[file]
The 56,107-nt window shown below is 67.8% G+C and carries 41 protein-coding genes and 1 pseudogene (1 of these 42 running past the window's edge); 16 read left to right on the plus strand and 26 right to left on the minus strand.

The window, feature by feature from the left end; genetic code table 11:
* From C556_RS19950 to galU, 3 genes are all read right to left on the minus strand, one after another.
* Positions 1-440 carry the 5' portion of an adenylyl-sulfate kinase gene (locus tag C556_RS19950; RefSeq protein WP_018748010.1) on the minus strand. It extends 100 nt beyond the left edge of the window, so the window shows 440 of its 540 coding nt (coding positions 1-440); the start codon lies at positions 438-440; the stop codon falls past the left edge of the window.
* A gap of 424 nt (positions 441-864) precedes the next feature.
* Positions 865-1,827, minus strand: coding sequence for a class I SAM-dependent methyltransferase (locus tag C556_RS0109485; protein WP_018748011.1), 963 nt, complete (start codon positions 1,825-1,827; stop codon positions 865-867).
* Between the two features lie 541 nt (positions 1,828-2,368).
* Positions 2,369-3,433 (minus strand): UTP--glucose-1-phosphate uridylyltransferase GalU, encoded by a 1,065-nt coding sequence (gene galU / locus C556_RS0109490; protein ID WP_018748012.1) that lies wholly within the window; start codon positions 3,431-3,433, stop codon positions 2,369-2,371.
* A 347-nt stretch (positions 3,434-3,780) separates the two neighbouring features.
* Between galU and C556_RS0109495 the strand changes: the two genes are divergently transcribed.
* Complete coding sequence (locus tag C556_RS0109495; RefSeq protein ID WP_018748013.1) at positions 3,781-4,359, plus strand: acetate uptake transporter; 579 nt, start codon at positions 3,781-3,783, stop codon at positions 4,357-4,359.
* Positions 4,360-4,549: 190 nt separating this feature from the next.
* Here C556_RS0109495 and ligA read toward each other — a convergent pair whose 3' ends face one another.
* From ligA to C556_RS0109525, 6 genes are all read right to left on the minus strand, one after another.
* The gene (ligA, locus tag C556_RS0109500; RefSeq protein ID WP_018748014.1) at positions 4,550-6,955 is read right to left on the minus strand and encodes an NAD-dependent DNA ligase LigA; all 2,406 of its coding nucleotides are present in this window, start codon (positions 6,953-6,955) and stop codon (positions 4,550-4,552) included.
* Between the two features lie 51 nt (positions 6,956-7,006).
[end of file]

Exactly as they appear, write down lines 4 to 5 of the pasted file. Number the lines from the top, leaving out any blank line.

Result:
* Positions 1-440 carry the 5' portion of an adenylyl-sulfate kinase gene (locus tag C556_RS19950; RefSeq protein WP_018748010.1) on the minus strand. It extends 100 nt beyond the left edge of the window, so the window shows 440 of its 540 coding nt (coding positions 1-440); the start codon lies at positions 438-440; the stop codon falls past the left edge of the window.
* A gap of 424 nt (positions 441-864) precedes the next feature.